Long Term Care Insurance Fraud in Indiana
Long-term care (LTC) insurance policies are purchased by seniors and older adults to cover the costs of care that they may need later in life. Both medical and non-medical care can be covered by LTC insurance policies for people who live at home, in a nursing home, or an assisted living facility if they are unable to perform two or more Activities of Daily Living (ADLs). For LTC benefits to become payable, the insured must demonstrate their inability to handle at least two ADLs.
The cost of long-term skilled medical care and non-medical homecare can be expensive, reaching costs as high as $10,000 per month. If a policyholder is denied their LTC benefits to cover the cost of this care, this could be financially devastating. LTC insurance policies generally result in a loss for insurers so they may raise premiums or deny benefits for various reasons to make up for their losses. If insurers take these actions in bad faith, it is possible to hold them accountable for long-term care insurance fraud.
You may be able to file a claim and get compensation if you are being denied the benefits of your LTC insurance policy or if your premiums are being raised in bad faith. Anderson + Wanca provides representation for long-term care insurance class action lawsuits for fraud in Indiana. Our attorneys will determine if you have a claim by reviewing the terms of your policy and we will take action to secure a long-term care class action settlement.
What is Long-Term Care Insurance?
Long-term care insurance covers the cost of care for seniors and older adults who need assistance with two or more ADLs and require care for at least 90 days. Those who are insured must show an inability to perform at least two of the following ADLs: dressing, personal hygiene, toileting, eating, and transferring or ambulation. People with Alzheimer’s disease, dementia, and other conditions involving severe cognitive impairment can also get LTC insurance. Whether the insured lives at home, in a nursing home, or an assisted living facility, LTC insurance should cover the cost of required care.
How Have Insurers Lost Money from Long-Term Care Insurance Policies?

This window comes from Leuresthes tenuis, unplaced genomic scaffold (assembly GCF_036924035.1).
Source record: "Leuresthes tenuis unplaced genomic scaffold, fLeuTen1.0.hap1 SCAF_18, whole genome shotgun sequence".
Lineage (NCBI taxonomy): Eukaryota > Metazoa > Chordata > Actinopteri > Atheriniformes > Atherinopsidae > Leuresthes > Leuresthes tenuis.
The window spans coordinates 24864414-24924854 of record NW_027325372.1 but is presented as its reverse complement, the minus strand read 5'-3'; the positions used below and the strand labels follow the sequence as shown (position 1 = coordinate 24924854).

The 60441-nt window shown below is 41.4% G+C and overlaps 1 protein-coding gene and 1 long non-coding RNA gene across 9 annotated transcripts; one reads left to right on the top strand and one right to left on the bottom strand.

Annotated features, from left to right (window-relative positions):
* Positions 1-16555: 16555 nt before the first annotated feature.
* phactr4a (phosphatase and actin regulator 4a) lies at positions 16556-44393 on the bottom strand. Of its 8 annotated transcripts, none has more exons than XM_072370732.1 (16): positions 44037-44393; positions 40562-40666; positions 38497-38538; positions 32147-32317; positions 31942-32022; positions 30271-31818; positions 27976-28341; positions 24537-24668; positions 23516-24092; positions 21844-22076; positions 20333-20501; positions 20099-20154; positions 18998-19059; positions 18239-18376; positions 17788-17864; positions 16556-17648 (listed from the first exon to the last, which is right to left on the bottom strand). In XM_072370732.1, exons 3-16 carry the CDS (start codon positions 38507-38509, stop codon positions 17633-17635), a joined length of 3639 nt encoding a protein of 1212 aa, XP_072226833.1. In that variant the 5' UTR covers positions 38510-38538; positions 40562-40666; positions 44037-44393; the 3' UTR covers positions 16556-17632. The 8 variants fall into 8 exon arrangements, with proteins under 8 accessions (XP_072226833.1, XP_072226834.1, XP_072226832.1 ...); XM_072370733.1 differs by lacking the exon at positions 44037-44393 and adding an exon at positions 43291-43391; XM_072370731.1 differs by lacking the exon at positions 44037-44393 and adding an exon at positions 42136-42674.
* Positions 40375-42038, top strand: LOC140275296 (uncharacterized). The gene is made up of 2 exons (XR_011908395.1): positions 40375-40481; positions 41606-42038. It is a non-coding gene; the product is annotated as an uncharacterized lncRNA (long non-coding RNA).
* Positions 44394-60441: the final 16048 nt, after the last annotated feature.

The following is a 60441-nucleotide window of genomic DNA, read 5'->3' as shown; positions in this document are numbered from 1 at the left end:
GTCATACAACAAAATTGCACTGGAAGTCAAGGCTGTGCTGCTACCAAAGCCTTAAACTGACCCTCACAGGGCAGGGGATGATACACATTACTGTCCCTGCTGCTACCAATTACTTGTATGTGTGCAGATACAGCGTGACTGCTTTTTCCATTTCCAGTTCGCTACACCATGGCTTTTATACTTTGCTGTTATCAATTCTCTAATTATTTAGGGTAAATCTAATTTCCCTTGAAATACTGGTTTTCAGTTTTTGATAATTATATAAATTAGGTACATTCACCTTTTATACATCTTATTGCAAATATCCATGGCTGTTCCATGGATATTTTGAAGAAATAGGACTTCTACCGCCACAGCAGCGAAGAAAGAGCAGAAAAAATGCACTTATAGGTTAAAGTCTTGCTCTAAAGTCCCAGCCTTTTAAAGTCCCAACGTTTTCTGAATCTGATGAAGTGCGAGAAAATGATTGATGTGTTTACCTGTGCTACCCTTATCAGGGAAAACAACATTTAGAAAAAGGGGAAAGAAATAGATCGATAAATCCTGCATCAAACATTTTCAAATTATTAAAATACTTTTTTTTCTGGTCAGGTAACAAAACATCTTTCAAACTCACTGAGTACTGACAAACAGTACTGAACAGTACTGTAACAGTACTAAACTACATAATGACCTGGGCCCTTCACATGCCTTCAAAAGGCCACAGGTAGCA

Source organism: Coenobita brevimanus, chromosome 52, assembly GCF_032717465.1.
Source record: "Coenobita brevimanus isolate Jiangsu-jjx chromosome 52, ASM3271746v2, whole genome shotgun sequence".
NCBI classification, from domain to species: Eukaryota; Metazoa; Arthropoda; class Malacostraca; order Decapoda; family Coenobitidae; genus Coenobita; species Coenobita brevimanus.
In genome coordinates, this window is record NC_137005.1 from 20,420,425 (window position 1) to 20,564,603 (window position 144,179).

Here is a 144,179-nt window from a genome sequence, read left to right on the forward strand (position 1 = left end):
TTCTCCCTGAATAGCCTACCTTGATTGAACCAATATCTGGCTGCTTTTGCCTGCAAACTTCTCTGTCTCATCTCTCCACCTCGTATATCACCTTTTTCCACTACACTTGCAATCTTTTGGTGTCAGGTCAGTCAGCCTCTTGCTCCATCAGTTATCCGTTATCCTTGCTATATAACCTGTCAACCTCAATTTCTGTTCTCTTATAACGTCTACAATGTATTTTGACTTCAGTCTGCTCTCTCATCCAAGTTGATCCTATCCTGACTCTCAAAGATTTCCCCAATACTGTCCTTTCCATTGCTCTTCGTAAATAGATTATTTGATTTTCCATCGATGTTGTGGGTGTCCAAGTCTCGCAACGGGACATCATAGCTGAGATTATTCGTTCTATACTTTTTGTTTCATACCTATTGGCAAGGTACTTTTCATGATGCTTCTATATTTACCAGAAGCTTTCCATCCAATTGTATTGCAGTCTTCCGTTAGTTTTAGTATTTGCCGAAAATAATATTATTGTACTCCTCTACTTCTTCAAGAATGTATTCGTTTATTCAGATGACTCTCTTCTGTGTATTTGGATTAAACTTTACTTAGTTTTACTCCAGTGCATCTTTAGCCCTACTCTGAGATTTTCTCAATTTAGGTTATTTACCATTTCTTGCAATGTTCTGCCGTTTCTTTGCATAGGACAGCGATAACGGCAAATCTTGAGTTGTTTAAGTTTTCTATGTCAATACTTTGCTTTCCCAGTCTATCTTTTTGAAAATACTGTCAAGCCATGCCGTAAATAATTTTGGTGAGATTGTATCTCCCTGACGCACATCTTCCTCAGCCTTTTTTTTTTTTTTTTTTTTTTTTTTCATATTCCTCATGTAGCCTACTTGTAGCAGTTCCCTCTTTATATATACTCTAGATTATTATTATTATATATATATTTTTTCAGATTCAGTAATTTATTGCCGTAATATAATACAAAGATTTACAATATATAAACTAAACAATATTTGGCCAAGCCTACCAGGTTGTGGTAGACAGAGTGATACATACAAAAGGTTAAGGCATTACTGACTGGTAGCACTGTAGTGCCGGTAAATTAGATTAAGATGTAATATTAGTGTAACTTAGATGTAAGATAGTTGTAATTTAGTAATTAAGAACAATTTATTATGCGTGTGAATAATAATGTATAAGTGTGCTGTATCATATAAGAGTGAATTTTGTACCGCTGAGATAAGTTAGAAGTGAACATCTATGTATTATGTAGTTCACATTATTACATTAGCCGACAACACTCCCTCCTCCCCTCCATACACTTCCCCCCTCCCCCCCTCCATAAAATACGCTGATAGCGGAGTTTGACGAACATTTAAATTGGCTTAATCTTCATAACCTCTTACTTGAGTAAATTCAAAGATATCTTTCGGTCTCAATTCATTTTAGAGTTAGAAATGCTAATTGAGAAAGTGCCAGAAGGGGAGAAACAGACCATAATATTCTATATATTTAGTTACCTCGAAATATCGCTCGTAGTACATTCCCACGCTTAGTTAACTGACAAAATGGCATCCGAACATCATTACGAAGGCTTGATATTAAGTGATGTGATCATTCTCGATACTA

Insurance companies aggressively marketed LTC insurance policies to baby boomers in the 1990s and 2000s. There are still about seven million of these policies in effect that have cost insurers billions of dollars. The reason these policies have been so costly is because those who are insured have kept their policies without renewing and they have made more claims and lived longer than insurers initially anticipated. The costs of medical care and related expenses have also risen considerably over that time which has added to these losses.
Long-Term Care Insurance Fraud
Insurers have acted in bad faith by raising premiums and denying benefits to help offset the losses that they have taken on LTC insurance policies. The following are common types of long-term care insurance fraud that insurers may engage in:
- Overstated benefits: One way insurers may defraud someone is by overstating the coverage of an LTC insurance policy. They may sell the policy as covering more than it actually does while the fine print of the contract says differently. This misleads people into believing that they are getting benefits that are then denied when they are needed.
- Application misstatements: Misstating the personal information of someone seeking an insurance policy, including their age and medical history, helps insurers entice people to purchase by offering lower premiums. However, misstating personal information to get an insurance policy is illegal. The person buying the insurance may face criminal fraud charges even if it is the insurer that misstated the information.
- Raising premiums: It is common for insurance providers to raise the premiums of an LTC insurance policy to help offset their losses. Increases in insurance premiums can force the insured into a position where they can no longer afford the insurance to cover much needed care. Insurance companies can raise premiums, but it is illegal to charge a rate above the limit set by the state of Indiana, and they cannot raise premiums if you have a clause in your policy that states that your rates cannot go up once you pass a certain age.
Long-Term Care Insurance Class Action
Talk to our long-term care insurance fraud attorneys at Anderson + Wanca to review your policy if you are being denied benefits or experiencing year over year rate increases. Insurance companies can only raise their premiums if they get permission from the right agencies and act within the terms of the policy.
You may be able to get reduced rates and compensation if you have been overcharged in bad faith. If you were enticed to purchase an LTC insurance policy with low premiums only to have them increase after the purchase, you may be able to file a long-term care class action suit.
At Anderson + Wanca, we are a class action firm that works on a contingency fee basis to handle long-term care class action suits. We want to help rectify the situation for you and others who are in a similar situation and obtain a long-term care class action settlement.
We have a short form for you to fill out to get started. We will also need a copy of your insurance policy and most recent premium increase notification letter.
You can also reach Anderson + Wanca by calling us at (888) 505-0953 or emailing us at LTCinsurance@andersonwanca.com to schedule a free consultation to determine if you have a claim for long-term care insurance fraud in Indiana.
We work with licensed attorneys across the United States and can help those who reside outside of Indiana.